2. A centrifuge according to claim 1 wherein the tangent angle of said helix to the generatrix of one of the two opposite walls of said passage is substantially constant.
3. A centrifuge according to claim 2 wherein the cross-sectional area and volume between adjacent turns of said helix are substantially constant.
4. A centrifuge according to claim 1 wherein the cone angle of the exterior wall of said passage is between about 3° and 20°.
5. A centrifuge according to claim 4 wherein said cone angle is between about 7° and 16°.
6. A centrifuge according to any of claims 1 to 5 wherein said helix forms a continuation of a preceding bladed helix on said conveyor.
7. A centrifuge according to claim 6 wherein said preceding bladed helix is generally cylindrical.
8. A centrifuge according to any of claims 1 to 5 wherein means are provided for adjustably varying the rate of rotation of said hub relative to that of said bowl end portion while the centrifuge is operating.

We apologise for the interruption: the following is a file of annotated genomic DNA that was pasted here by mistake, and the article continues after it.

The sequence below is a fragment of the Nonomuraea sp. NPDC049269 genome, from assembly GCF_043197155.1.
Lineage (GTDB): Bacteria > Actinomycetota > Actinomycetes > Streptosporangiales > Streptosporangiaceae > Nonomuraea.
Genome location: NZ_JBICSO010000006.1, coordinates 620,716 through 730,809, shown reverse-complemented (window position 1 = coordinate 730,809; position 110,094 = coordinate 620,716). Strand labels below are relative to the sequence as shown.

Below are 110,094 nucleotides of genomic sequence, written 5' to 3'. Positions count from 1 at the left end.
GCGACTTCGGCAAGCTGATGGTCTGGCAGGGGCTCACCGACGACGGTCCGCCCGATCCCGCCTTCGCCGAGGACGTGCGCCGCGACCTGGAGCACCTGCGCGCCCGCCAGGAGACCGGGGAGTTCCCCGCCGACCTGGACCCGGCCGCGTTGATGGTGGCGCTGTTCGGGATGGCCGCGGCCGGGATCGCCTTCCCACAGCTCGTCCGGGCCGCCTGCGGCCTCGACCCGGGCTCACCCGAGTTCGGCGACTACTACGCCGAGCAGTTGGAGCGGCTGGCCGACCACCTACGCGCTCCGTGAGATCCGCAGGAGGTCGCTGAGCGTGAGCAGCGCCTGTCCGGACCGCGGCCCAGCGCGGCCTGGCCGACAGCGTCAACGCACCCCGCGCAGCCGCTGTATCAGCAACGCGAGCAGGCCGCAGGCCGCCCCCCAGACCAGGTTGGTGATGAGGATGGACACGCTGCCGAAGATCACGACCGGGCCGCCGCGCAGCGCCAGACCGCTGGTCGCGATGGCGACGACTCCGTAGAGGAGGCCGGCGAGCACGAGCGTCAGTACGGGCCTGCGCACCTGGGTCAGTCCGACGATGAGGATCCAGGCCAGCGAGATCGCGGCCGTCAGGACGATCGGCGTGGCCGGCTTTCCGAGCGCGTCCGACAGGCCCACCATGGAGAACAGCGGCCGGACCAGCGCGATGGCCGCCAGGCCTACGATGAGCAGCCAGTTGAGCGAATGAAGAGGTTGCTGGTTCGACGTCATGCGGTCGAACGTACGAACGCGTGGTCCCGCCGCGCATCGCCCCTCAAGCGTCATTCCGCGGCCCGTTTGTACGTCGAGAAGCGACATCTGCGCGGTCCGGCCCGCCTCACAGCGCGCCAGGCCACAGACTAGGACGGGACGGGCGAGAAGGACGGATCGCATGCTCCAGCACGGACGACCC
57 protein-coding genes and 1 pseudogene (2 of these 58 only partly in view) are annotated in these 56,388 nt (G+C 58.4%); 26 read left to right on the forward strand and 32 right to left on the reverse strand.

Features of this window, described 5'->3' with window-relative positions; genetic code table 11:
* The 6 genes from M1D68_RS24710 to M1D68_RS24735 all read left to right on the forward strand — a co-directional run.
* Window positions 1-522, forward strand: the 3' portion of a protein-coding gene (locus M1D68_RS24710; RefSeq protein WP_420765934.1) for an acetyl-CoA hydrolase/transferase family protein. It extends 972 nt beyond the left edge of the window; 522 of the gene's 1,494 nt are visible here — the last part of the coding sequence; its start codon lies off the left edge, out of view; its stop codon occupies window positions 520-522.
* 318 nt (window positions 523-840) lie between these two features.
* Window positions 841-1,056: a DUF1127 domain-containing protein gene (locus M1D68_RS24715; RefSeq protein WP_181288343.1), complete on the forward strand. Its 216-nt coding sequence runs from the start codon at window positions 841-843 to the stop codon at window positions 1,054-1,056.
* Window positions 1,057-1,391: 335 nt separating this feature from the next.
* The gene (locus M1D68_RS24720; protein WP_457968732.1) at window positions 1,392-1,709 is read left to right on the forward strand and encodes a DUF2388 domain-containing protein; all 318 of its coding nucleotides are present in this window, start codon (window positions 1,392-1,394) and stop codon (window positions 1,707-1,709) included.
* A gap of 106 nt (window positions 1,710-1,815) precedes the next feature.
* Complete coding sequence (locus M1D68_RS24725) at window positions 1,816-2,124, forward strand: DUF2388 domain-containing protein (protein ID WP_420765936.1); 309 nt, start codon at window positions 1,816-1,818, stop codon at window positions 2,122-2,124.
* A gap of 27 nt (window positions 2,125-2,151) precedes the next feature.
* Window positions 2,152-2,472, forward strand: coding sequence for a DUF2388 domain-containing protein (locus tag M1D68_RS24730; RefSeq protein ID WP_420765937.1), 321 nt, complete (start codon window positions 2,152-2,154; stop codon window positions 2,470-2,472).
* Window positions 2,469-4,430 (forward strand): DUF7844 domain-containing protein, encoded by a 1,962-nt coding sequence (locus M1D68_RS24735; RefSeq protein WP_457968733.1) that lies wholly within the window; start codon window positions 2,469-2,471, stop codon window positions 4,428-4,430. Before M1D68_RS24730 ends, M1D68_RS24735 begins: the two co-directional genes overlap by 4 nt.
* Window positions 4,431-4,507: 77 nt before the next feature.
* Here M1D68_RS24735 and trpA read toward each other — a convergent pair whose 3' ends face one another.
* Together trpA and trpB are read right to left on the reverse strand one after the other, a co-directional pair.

This invention relates to solids-liquid separating centrifuges which have a rotary bowl, a rotary conveyor mounted coaxially therein and means for rotating the bowl and conveyor about their common axis in the same direction at a differential speed. More particularly, the invention relates to solids discharge mechanism for such a centrifuge and to the provision of such mechanism which is particularly useful where hydraulic assist is used in conveying difficult to convey solids to a solids outlet.
Centrifuges of the type concerned normally discharge the solids through a frusto-conical interior of an end portion of the bowl, defining an outlet at its smaller end which may be a series of apertures in its wall. The solids discharge mechanism comprises this bowl end portion and a bladed hub on the conveyor extending therein to convey the solids to the outlet. The bowl interior preceding the larger end of its frusto-conical end portion may itself be frusto-conical, a continuation of its said end portion, or may, more usually, be cylindrical. The conveyor preceding the hub portion may be a cylindrical helically bladed hub or cage.